DB/2. Not the best, but it's inbuilt, and accessible with system utili

  • by blind biker ( 1066130 ) on Sunday July 05, 2015 @10:09PM (#50050397) Journal

    BeOS has an incredibly responsive UI. I am not a software engineer so I am not sure which part of the OS is in charge of this, but it's something no other OS has been able to do, before and since: be perfectly responsive to user commands (keyboard and mouseclicks). What this means is: no matter what the computer is doing at any given time, the UI will react to the user commands. There is no file-copy too big, a computational task too complex, that the reaction to a user's command would be delayed. BeOS has spoiled me so much, because with that OS, user comes first, always.

    • The multitasking prowess of DOS.
    • Ribbon interfaces on everything.
    • The beautiful colour palette and icons of Windows 3.1.
    • The stability and driver handling of Windows ME.
    • The simplicity of configuring drivers of Windows NT.
    • The memory footprint of Windows Vista.

    The sad thing is that I was trying to think of a variety of examples, and they were all from Microsoft. Hmm.

  • by gavron ( 1300111 ) on Sunday July 05, 2015 @10:41PM (#50050575)

    TL;DR summary - at the end of the day the gamer wants a tight Windows system. The server admin wants a tight server (LAMP, WAMP, XAMP, MEAN, etc.). The hardware developer wants all the latest drivers. The R/T guys want predictable and repeatable, and Donald Trump wants it not to be produced in Mexico. However, that's not what OP asked about, and his interesting article relates to features on clustered filesystems that are cool to have and not available outside of the [really out of date/obsolete] OpenVMS.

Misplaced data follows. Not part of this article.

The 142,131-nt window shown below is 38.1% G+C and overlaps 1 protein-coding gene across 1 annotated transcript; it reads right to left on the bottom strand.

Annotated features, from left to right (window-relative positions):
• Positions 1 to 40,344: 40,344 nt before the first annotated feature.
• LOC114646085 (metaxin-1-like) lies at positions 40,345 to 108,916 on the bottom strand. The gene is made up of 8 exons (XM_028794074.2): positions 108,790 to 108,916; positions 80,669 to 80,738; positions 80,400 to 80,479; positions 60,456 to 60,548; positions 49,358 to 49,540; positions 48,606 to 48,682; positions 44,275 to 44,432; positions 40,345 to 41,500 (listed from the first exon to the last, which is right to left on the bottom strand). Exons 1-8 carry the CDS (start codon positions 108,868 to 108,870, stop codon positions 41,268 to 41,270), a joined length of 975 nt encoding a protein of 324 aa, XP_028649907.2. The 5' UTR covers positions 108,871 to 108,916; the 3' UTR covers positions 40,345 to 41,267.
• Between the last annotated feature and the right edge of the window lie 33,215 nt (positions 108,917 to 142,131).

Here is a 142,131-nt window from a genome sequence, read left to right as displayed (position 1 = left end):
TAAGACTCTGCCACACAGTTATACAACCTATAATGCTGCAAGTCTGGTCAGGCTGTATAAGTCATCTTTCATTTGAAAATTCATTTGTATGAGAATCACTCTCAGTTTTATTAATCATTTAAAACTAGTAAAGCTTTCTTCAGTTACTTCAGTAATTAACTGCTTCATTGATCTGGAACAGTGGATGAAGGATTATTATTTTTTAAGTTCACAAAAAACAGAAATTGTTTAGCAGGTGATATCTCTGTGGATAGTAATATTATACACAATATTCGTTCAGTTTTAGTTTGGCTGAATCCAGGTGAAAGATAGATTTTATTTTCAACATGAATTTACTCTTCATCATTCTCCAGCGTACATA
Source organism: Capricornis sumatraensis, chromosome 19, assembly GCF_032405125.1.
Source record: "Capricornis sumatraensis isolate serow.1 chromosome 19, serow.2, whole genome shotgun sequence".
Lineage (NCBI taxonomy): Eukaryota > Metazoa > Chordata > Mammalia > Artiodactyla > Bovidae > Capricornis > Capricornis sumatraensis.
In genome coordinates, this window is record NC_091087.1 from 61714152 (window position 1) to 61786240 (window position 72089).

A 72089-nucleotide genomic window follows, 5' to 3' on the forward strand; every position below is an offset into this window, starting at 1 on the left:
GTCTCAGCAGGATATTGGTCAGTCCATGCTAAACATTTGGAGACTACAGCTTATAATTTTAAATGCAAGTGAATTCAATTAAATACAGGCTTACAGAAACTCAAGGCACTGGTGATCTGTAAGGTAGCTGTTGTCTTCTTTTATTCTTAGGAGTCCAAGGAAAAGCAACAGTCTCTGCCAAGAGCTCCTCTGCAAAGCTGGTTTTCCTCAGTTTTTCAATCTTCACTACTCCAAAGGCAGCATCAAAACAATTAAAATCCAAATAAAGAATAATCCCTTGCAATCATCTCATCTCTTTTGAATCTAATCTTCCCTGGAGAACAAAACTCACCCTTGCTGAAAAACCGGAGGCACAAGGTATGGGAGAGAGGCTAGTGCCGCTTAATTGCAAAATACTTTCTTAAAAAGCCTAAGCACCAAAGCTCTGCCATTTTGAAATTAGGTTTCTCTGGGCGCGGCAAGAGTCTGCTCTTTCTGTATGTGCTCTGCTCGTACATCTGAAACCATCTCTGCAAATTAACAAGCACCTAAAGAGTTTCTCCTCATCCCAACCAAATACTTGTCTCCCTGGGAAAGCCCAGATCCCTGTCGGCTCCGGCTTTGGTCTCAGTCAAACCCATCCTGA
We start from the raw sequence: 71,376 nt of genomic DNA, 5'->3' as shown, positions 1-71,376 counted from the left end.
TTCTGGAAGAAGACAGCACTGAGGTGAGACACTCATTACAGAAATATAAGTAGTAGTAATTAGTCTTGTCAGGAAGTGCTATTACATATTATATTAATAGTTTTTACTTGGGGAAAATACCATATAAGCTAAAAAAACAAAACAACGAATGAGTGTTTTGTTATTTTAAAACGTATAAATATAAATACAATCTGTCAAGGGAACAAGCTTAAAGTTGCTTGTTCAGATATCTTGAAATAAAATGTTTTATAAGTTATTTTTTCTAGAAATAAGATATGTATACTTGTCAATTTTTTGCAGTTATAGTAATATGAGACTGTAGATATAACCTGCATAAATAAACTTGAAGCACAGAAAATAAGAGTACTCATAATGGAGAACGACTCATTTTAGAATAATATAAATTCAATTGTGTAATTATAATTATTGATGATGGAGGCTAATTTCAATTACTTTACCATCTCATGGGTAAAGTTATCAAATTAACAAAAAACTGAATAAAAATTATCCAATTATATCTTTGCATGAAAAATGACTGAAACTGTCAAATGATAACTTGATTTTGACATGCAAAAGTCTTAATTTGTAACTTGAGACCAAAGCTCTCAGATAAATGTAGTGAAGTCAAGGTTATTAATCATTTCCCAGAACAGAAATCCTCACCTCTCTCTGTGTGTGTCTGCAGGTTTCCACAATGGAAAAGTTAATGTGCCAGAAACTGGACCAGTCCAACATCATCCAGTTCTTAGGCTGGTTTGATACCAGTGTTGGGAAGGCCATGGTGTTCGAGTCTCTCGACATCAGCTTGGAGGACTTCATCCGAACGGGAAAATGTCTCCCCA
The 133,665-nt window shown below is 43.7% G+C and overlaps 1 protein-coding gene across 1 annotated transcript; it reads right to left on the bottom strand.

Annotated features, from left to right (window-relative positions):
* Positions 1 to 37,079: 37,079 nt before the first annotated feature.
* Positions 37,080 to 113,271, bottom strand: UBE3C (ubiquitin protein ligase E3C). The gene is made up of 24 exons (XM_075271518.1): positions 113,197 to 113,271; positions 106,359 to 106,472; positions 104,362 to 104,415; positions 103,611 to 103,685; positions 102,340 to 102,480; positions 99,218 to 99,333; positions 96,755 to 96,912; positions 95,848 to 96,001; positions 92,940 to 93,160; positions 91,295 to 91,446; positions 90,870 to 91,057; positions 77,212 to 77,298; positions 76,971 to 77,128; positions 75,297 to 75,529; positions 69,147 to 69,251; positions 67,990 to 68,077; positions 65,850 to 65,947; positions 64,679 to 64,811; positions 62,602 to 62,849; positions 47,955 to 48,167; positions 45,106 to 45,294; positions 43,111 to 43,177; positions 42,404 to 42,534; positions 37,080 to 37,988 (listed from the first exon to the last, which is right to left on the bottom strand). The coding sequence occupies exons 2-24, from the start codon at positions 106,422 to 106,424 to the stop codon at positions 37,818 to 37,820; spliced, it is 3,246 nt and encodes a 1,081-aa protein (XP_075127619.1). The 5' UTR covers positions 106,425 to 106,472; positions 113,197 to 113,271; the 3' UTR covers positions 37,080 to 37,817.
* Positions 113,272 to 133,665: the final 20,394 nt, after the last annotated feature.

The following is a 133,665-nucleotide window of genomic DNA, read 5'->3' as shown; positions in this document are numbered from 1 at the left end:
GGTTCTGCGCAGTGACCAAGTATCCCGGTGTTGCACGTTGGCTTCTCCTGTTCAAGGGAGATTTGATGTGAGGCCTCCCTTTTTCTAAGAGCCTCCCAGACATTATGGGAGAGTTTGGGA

Long Version:
    Whenever someone asks about "best" OS or app or features to have in one... invariably it leads to the proponents of Windows, Linux, FreeBSD, MacOS, (and kudos to the poster who brought up BeOS!) etc. all jumping to extoll their virtues.

    Ironically the OP asked about OS and everybody jumped into talking about monolithic kernels... filesystems, and only a couple discussing other elements of the OS which is queue system (OpenVMS really had that one sewn so tight it was awesome).

    Interestingly tho the original ARTICLE talked about a clustered filesystem environment. It would appear OP is right on this one - only VMS did it. Some of the functionality for single-host stuff is now beat by BTRFS, but the clustered writeback, locking, and other features mentioned in the PDF are without compare in anything else today

    Tucson AZ US

  • I just want it go go from off (not standby) to an open document in a useful application in under three seconds.

  • NONE!!!!
    Frankenstein'ed installs are to BE AVOIDED!!!! at all costs!!!!!!

    if you want a custom install
    Linux From Scratch

    there is no way in hell you can keep a Frankenstein'ed install up to date with updates

  • by camperdave ( 969942 ) on Monday July 06, 2015 @02:09AM (#50051497) Journal
    There were two things I liked about the VAX/VMS filesystem that I would port over. The first is version numbering. A file would start as filename.1 and the number would increment with each edit/save cycle.

    The second thing would be logicals and overlayed directories. They worked like a stack of transparencies like the human anatomy entry in an encyclopedia. The base layer would be a read only version of the operating system. Above that would be a writable layer. Above that, for development users, would be test versions of new OS elements. Regular users wouldn't see these layers. Above that would be applications (read only) with a writeable layer above it.

    The purpose of the writeable layer over the read only layer is to trap attempts to overwrite system files.

The optimum committee has no members. -- Norman Augustine